An Eventual Resolution
‘May The Likes Of You Increase Manifold In Israel’
The gemara on our daf continues discussing unique deformities that disqualify a kohen from performing any ritual service. One of them is additional fingers and/or toes. In the Mishnah (on 45a) there is a dispute between R. Yehuda and the sages regarding a kohen with such a deformity. R. Yitzchak on our daf explains that both derive their position from the same pasuk (II Samuel 21:20), which describes a man who had six fingers on each hand and six toes on each foot. R. Yehuda interprets this passuk as praising the prowess of such an individual. The sages, on the other hand, interpret this verse as disparaging him.
The Gemara relates that R. Yehuda said that a man like this once came before R. Tarfon, who said to him, “May the likes of you increase manifold in Israel.” Presumably he meant this statement as a blessing. R. Yose, however, disagrees. He suggests that what R. Tarfon really meant was that mamzerim and Nesinim should possess these deformities so that they will be easily identified as unfit with the result that their numbers will thereby decrease. (The verse in Samuel concerns Nesinim – the people whom King David excluded from marrying into the Jewish people.)
The question is why did R. Tarfon include mamzerim when the pasuk only refers to Nesinim?
Cursing One’s Father
A Mishnah (in Yevamos 22b) states that a son who wounds or curses his father is subject to capital punishment (Shemos 21:15,17). The Mishnah notes that a mamzer who wounds or curses his father also receives this punishment.
The Gemara derives from this verse that the prohibition applies only if the father is “oseh ma’aseh amcha,” lit. one who is observant of the laws of the Torah. (Rambam – Hilchos Mamrim 6:12 – rules that the son is obligated to honor his father in any event whereas the Tur, Yoreh De’ah 240, disagrees.) Consequently, the Gemara explains that a mamzer is not punished for cursing his father unless the father repented for his immoral acts and is no longer considered a sinner.
Even So, Repent, My Friend
The Gemara wonders how it is possible to achieve atonement for this sin, for Shimon b. Menassiah says (Chagiga 9a) that fathering a mamzer is deemed “me’uvas lo yuchal liskon – that which is crooked cannot be made straight” (Ecclesiastes 1:15); namely, it is a misdeed that cannot be remedied.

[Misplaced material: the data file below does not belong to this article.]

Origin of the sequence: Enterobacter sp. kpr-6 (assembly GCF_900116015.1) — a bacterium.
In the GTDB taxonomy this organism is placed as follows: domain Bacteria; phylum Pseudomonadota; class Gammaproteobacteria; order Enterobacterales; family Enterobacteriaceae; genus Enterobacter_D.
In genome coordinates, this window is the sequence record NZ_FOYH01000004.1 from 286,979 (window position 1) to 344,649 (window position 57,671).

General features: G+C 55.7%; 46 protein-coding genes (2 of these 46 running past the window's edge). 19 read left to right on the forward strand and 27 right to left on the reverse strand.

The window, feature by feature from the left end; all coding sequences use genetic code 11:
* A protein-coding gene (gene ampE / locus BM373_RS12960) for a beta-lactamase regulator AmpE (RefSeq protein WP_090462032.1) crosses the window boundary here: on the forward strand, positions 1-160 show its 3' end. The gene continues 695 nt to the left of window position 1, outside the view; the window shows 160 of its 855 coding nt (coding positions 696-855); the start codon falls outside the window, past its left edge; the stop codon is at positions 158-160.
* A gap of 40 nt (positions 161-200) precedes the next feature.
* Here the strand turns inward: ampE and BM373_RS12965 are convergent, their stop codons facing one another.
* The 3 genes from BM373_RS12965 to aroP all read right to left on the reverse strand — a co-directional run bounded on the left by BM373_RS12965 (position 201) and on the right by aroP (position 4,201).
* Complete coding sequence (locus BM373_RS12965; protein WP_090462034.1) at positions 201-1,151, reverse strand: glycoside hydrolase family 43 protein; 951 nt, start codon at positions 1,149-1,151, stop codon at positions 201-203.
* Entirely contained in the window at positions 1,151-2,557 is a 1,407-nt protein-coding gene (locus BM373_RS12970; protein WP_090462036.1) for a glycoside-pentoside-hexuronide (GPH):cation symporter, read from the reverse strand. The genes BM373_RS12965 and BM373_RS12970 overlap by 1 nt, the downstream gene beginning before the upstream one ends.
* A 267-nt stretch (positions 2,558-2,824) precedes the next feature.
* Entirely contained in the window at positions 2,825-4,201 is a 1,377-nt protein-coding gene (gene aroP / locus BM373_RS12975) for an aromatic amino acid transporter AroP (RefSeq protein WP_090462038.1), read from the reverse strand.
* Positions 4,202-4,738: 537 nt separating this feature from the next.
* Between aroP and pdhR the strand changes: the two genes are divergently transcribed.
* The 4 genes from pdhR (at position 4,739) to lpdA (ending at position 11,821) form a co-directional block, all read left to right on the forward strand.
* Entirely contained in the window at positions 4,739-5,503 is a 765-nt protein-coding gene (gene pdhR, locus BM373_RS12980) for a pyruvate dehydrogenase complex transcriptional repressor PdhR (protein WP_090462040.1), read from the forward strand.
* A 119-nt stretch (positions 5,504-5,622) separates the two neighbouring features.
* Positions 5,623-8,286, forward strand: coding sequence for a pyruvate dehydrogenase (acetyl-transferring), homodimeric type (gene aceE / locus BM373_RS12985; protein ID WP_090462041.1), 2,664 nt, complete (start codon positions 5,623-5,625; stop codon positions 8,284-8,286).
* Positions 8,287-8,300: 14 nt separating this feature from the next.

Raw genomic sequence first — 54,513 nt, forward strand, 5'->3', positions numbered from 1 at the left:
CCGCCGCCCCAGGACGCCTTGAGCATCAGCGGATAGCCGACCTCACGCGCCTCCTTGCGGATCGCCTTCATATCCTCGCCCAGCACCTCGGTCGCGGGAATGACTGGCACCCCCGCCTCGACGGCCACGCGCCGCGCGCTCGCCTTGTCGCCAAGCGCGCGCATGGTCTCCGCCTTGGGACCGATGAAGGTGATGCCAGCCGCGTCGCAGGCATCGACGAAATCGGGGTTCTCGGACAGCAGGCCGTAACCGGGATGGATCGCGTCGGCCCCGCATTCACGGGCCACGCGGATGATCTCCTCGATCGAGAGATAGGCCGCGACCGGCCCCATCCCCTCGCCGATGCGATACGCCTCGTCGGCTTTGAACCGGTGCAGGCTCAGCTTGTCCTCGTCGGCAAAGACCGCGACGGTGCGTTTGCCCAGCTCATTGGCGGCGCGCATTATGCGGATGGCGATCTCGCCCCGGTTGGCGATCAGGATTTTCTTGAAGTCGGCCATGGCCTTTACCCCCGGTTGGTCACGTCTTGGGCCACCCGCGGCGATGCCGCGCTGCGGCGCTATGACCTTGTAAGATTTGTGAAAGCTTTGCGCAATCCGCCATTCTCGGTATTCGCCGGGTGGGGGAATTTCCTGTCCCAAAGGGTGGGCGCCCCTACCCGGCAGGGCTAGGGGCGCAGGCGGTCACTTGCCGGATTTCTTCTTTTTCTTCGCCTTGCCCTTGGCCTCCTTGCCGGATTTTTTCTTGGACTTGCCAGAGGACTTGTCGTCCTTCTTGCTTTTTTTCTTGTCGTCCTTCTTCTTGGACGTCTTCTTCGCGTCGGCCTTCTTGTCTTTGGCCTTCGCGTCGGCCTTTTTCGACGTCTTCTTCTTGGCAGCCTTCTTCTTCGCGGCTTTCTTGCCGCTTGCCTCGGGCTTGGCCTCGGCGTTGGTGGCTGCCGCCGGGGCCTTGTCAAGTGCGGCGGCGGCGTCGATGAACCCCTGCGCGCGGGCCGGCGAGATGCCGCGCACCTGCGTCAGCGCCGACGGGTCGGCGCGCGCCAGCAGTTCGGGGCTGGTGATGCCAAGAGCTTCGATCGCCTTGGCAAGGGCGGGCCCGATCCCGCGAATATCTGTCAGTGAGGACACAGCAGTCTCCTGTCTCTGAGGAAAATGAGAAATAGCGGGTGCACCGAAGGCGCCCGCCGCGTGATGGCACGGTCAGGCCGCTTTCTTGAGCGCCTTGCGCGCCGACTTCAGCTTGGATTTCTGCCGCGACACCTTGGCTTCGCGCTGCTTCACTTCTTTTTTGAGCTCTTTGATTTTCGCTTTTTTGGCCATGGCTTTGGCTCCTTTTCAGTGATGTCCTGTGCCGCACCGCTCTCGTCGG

The Gemara answers that even though fathering a mamzer is called a misdeed that cannot be remedied, if the father repents he falls into the category of one who is observant of Torah laws, and cursing him is forbidden.
There are several approaches to understanding the Gemara’s conclusion.
Rabbenu Chayyim (Tosafos, Bava Bathra 89b) maintains that an immoral father who does teshuvah is considered to be observant of Torah laws because repentance fully eradicates all sins (even if a mamzer was produced). When Shimon b. Menassiah says that this type of sin is a misdeed without remedy, he simply means that the sinner will suffer endless humiliation since the effect of his act (the mamzer) is a constant reminder of his immoral deed (Tosafos, Chagiga 9a. s.v. “zeh”).
Rashi (infra Yevamos 21a s.v. “arayos” and Chagiga 9a s.v. “ve’holid”) indicates that even according to the Gemara’s conclusion, the sin of immorality cannot be entirely eradicated if a mamzer was produced since the effect of the sin is present in the world. The Gemara explains, however, that although teshuvah for such a sin is not entirely effective, it is sufficient to remove the stigma of classifying the father as a sinner, thus making the son liable to a penalty for cursing him.
Kovetz He’aros (end of siman 21) explains that the novelty of teshuvah is that Hashem does not merely cleanse a person of his sins. He usually eradicates all traces of the sin retroactively so that it is considered as though the sin was never committed. Shimon b. Menassiah teaches that if the sin produced a mamzer, the sin cannot be eradicated retroactively since a visible trace of the sin still exists. The Gemara explains, however, that if the father repents, the son may not curse him because the father is not considered a sinner from that point onward.
Shouting From The Rooftops
Now let us consider R. Tarfon’s statement according to R. Yose. He is suggesting that any means whereby the mamzer’s status becomes public knowledge – and thus protects unknowing individuals from entering into a forbidden marriage – is commendable. The mamzer will not marry into the Jewish people, thus assuring that the lasting object of the father’s transgression will at some point cease to exist, leaving no trace. This will assure the sinner’s eventual exoneration and restore his standing before Hashem as a ba’al teshuvah (even if only after his own death).